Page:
Democratic and Republican legislators have made it evident that there is a bipartisan appetite for federal privacy legislation. But how we get there, that’s the hard part.
In two hearings this week, legislators from the Senate and the House of Representatives grilled representatives from industry groups and consumer advocacy organizations about what federal privacy legislation should look like and how comprehensive it should be. The clock is ticking—tech companies and industry groups are eager to see a federal bill passed before the California Consumer Privacy Act (CCPA), a comprehensive data privacy rule that is slated to shake up businesses operating in the state, goes into effect in January 2020.
Tuesday’s hearing was the first major one focusing on the tech industry’s practices since Democrats took control of the House of Representatives, and legislators from both sides of the aisle signaled the importance of implementing a federal privacy bill that would protect consumers.
“It’s time that we move past the old model that protects the companies using our data, and not the people,” Rep. Frank Pallone Jr., a Democrat from New Jersey who chairs the House Energy and Commerce Committee, said Tuesday.
Republican lawmakers have voiced support for a federal rule that would preempt state-level legislation on privacy, something that big tech companies and other industry groups have supported. Rep. Greg Walden, an Oregon Republican, said consumers should not have different privacy and security protections depending on where in the country they are.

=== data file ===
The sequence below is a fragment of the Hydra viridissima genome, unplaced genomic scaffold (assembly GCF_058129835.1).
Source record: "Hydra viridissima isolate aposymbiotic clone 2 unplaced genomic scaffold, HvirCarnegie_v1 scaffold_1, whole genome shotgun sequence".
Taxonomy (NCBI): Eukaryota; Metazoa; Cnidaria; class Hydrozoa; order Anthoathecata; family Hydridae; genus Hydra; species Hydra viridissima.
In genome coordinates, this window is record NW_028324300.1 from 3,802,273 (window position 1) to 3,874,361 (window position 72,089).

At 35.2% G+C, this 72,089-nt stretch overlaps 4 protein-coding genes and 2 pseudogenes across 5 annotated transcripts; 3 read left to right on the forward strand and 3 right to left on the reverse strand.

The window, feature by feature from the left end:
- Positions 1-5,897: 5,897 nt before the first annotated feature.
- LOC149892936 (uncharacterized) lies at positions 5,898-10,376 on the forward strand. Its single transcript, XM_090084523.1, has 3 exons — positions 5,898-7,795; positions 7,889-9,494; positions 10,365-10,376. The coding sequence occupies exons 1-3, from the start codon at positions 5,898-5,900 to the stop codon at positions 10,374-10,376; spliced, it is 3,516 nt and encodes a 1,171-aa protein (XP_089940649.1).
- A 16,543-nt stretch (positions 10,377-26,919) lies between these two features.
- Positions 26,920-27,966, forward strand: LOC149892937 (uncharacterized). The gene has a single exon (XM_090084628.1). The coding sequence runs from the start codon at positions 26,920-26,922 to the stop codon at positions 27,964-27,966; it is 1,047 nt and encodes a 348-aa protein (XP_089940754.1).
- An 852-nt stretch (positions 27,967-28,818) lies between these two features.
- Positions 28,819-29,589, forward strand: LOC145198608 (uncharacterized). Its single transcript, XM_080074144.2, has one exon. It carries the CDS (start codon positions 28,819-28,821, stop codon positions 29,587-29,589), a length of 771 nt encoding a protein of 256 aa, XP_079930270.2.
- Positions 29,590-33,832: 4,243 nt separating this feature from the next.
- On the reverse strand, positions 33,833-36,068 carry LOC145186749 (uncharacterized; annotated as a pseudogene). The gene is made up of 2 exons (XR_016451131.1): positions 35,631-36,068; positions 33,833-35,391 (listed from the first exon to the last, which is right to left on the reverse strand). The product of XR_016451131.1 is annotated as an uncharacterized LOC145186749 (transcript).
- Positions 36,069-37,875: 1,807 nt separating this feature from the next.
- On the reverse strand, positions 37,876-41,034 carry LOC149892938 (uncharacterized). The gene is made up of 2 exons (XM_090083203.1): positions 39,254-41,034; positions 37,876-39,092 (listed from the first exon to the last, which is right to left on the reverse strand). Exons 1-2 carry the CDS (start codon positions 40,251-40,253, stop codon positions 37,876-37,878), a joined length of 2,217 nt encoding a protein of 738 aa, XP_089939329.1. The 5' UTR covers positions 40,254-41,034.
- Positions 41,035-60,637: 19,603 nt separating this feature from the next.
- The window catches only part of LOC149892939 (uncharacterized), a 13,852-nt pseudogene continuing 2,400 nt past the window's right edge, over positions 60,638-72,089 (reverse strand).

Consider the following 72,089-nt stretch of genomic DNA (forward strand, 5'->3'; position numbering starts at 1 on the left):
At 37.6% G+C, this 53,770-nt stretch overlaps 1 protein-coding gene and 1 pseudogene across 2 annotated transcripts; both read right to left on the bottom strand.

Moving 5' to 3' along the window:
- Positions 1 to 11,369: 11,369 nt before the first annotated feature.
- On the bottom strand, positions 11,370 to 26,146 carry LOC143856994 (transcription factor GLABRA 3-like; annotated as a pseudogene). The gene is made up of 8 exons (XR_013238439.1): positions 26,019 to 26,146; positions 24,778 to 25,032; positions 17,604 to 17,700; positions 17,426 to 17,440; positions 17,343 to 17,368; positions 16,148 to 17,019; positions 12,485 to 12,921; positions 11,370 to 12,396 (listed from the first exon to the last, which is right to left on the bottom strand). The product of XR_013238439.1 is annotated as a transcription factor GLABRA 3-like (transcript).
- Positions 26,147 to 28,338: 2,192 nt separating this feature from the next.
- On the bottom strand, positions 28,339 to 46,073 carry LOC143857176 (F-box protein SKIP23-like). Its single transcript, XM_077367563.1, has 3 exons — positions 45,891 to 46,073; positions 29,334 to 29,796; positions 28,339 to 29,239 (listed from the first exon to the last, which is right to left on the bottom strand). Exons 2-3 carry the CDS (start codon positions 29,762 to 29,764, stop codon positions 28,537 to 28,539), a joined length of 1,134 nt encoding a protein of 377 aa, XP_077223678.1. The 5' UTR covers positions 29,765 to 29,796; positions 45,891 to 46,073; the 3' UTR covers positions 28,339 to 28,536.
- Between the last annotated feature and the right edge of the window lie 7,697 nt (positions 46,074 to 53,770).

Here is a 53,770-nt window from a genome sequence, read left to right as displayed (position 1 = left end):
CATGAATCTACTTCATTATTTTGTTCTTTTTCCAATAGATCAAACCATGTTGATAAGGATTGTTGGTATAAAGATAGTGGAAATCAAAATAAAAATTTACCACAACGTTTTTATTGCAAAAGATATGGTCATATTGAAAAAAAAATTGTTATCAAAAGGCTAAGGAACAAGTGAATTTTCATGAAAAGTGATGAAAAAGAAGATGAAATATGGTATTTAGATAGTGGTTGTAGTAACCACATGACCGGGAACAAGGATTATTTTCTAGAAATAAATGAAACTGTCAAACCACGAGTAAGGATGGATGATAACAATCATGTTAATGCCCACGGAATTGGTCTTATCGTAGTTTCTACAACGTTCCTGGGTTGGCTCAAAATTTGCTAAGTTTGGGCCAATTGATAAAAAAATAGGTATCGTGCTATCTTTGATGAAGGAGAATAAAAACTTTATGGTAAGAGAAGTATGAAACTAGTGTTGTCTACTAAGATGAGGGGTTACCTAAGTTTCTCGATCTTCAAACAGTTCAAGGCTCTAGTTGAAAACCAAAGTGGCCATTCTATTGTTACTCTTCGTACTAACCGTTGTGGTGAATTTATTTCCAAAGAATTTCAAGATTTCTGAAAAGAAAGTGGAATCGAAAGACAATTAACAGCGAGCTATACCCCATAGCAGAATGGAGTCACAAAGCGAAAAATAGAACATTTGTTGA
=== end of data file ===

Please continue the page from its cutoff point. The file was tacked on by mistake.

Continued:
Denise Zheng, the vice president for technology and innovation at the industry group Business Roundtable, voiced the industry line that varying state legislation could pose “massive barriers to investment for innovation” that would be “unworkable” for businesses.
Democrats, on the other hand, have voiced concern over federal preemption, saying that a federal bill could water down more stringent state-level privacy protections. Rep. Darren Soto, a Florida Democrat, chastised the House’s “lack of action in legislating that has created this vacuum in which states have decided to act” on passing privacy laws, he said.
Some lawmakers have pointed to the European Union’s General Data Protection Regulation or the CCPA as a model for federal rules, and witnesses representing the tech and advertising industry pleaded against using those regulations as a blueprint. Roslyn Layton, the visiting scholar at the conservative think tank American Enterprise Institute, implored House members not to follow the path of the European Union, asserting that the legislation put a strain on small- and medium-sized businesses, and both Dave Grimaldi, evp for public policy at the trade association IAB, and Randall Rothenberg, IAB’s CEO, voiced concerns with modeling legislation off GDPR and the CCPA.
On Wednesday, the Senate Commerce Committee held another session focused on data privacy, asking questions of preemption, more FTC enforcement authority and the scope of federal data privacy rules. Rothenberg testified before the Senate, as did representatives from industry groups for tech and software companies, retailers and telecom companies. The telecom giant AT&T hosted a fundraiser for Sen. Roger Wicker, the Republican chairman of the committee, the night before the hearing, according to The Hill.